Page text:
May 22, 2008
Well, I'm normally pretty quick to poo-poo on your eciting new technologies, but the whole magnetocaloric effect is exciting beyond words. I've talked to a couple of my coworkers about it, today, and they were blown away, too. I've dug up a few other articles on the subject, and the more I read it, the better it gets. This is awesome materials science, and for whatever reason, I had no exposure to it at all! Thanks for sharing it with us!

On an unrelated topic. I have decided that I like the new site -- I like the color comics, I like the animations, I like the mashups, I like blog integration. But...

I've been timing the page load times. I am not exaggerating when I say this: Every day, I have two or three page-loads that take 1 minute and 30 seconds or worse. The animation page always takes a long time to load the first time (today, it was 2 minutes, 5 seconds), while subsequent loads are much more reasonable -- in the 10 - 30 second range. The homepage always takes forever to load the first time (today it was 1 minute, 55 seconds), and the blog always takes forever to load the first time (I was talking to someone and forgot to note my start time, but it was over a minute). Mashups are similarly slow, but since I can't read the text at the "thumbnail" resolution and I have a painful wait between every single click I make, I just quit reading them. About one in 5 is pretty good (although the obvious joke is always repeated a dozen times), and it's taking up to a minute per page-load... If you do the math, that's like 8 !$%*!$ mashups and 2 decent ones in 10 minutes.... Seriously, who reads those?!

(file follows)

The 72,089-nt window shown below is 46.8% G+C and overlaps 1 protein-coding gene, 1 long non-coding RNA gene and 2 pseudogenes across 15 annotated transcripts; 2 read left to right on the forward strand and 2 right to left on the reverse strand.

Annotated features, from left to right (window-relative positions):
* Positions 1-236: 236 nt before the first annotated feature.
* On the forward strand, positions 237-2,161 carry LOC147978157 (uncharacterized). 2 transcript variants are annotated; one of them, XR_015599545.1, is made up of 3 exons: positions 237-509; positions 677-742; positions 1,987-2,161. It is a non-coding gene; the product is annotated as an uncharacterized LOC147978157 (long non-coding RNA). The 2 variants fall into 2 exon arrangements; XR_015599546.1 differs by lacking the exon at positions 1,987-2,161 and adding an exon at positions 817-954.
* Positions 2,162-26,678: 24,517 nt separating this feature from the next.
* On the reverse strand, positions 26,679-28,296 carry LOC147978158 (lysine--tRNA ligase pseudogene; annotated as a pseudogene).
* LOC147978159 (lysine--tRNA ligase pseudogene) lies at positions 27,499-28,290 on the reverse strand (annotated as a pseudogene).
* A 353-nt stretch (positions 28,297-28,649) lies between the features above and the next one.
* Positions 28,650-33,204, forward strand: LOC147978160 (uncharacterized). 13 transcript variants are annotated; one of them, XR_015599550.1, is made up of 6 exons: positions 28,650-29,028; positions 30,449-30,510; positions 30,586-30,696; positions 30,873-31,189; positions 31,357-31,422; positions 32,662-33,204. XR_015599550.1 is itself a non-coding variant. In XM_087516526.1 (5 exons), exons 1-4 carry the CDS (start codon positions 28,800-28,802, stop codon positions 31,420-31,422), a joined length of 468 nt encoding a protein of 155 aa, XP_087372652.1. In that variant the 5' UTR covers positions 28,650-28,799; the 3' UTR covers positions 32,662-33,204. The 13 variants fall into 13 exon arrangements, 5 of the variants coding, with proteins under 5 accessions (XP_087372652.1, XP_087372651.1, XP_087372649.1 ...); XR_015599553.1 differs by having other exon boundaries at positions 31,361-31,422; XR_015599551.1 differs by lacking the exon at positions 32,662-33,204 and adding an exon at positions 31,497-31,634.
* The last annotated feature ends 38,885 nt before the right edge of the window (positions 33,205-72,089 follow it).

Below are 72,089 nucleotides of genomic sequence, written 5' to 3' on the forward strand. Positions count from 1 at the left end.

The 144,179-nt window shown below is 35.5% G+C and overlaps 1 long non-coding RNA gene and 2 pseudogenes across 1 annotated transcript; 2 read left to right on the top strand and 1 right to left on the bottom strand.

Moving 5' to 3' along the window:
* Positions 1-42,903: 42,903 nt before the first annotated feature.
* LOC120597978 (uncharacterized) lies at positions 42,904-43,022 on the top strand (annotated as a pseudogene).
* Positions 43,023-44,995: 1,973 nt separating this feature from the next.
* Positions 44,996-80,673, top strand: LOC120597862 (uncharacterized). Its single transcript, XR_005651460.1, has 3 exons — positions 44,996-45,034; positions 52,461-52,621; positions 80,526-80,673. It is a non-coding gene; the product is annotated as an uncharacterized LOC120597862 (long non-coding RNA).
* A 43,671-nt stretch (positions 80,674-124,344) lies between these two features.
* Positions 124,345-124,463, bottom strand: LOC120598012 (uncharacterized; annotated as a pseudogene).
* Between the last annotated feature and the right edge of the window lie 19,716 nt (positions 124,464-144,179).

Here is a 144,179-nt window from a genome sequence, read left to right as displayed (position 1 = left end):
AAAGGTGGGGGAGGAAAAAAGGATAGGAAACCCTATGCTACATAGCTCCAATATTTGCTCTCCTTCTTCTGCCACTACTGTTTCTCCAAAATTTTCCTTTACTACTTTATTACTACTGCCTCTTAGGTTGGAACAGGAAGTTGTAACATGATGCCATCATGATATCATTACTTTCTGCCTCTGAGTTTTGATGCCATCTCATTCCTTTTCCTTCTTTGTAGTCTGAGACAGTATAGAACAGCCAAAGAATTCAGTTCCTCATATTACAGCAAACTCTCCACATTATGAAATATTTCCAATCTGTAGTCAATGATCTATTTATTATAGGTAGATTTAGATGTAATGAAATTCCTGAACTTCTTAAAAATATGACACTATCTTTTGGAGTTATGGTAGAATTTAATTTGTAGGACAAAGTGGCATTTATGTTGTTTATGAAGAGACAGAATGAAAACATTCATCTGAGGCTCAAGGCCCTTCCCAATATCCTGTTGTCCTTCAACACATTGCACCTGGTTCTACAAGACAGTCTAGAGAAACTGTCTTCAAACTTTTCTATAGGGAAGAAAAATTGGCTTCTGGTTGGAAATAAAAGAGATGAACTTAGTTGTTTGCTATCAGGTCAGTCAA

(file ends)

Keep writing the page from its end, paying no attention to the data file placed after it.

Lest my internet connection be blamed... I can literally type in the Dilbert url and wait... and then pull up youtube, and then watch a video, and then flip back to the web browser that's struggling to bring up Dilbert and continue waiting... before I get to see a 3-panel comic strip.

Logging in is quick, but the "remember me" checkbox doesn't seem to do anything.
May 22, 2008
The properties of gadolinium remind me of my old girlfriend. She was nice and attracted to me when things were going well; dinner dates, going to the movies, giving flowers, walking in the park and buying her nice gifts. But when any of these niceties dropped off to any degree on my part she became less attractive to me. So keeping her at “room temperature” was somewhat costly and took effort. Is true love like perpetual motion?

+3 Rank Up Rank Down
May 22, 2008
Blimey - according to Wikipedia, this stuff gets used in quite a few applications, including nuclear reactor control (I love the idea of a CANDU reactor, very positive spin), MRI scanning, PET scanning, neutrol X-ray scanning (seems to be a scanner material) and compounds of it it used to get called "Earth" in older literature.

It's also about $130 a kilo but apparently the price is very stable. So if you manage to use this stuff to make desk doohickeys you now have some kind of raw material price point.

You'll be robbing the medical community of its' capability to make contrast media for scans though... naughty naughty!